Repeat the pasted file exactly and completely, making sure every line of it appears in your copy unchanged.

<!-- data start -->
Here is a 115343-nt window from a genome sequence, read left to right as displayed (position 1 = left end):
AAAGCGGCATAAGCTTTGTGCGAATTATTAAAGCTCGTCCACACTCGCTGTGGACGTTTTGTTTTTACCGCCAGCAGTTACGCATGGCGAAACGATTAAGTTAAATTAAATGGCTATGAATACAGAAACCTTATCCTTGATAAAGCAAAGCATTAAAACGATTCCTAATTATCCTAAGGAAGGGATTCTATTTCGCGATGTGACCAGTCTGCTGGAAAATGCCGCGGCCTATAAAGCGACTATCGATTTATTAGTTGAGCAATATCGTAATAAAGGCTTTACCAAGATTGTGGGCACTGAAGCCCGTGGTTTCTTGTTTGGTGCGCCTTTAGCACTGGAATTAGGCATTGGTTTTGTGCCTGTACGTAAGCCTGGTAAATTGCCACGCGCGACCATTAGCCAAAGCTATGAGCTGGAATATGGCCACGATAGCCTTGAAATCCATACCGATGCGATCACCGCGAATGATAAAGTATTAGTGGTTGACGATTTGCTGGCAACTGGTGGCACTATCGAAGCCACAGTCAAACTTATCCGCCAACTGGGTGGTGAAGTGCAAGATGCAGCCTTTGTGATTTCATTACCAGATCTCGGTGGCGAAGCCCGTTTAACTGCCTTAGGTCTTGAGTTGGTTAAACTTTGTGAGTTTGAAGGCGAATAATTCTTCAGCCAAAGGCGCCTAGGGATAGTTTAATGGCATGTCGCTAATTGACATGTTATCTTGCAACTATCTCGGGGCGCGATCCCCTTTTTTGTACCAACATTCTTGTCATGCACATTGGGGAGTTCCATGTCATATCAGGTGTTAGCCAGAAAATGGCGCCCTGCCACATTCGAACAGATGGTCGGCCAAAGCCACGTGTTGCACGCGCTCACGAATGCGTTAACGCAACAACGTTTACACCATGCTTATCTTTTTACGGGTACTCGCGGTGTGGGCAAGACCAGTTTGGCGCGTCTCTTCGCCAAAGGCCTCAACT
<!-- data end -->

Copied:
Here is a 115343-nt window from a genome sequence, read left to right as displayed (position 1 = left end):
AAAGCGGCATAAGCTTTGTGCGAATTATTAAAGCTCGTCCACACTCGCTGTGGACGTTTTGTTTTTACCGCCAGCAGTTACGCATGGCGAAACGATTAAGTTAAATTAAATGGCTATGAATACAGAAACCTTATCCTTGATAAAGCAAAGCATTAAAACGATTCCTAATTATCCTAAGGAAGGGATTCTATTTCGCGATGTGACCAGTCTGCTGGAAAATGCCGCGGCCTATAAAGCGACTATCGATTTATTAGTTGAGCAATATCGTAATAAAGGCTTTACCAAGATTGTGGGCACTGAAGCCCGTGGTTTCTTGTTTGGTGCGCCTTTAGCACTGGAATTAGGCATTGGTTTTGTGCCTGTACGTAAGCCTGGTAAATTGCCACGCGCGACCATTAGCCAAAGCTATGAGCTGGAATATGGCCACGATAGCCTTGAAATCCATACCGATGCGATCACCGCGAATGATAAAGTATTAGTGGTTGACGATTTGCTGGCAACTGGTGGCACTATCGAAGCCACAGTCAAACTTATCCGCCAACTGGGTGGTGAAGTGCAAGATGCAGCCTTTGTGATTTCATTACCAGATCTCGGTGGCGAAGCCCGTTTAACTGCCTTAGGTCTTGAGTTGGTTAAACTTTGTGAGTTTGAAGGCGAATAATTCTTCAGCCAAAGGCGCCTAGGGATAGTTTAATGGCATGTCGCTAATTGACATGTTATCTTGCAACTATCTCGGGGCGCGATCCCCTTTTTTGTACCAACATTCTTGTCATGCACATTGGGGAGTTCCATGTCATATCAGGTGTTAGCCAGAAAATGGCGCCCTGCCACATTCGAACAGATGGTCGGCCAAAGCCACGTGTTGCACGCGCTCACGAATGCGTTAACGCAACAACGTTTACACCATGCTTATCTTTTTACGGGTACTCGCGGTGTGGGCAAGACCAGTTTGGCGCGTCTCTTCGCCAAAGGCCTCAACT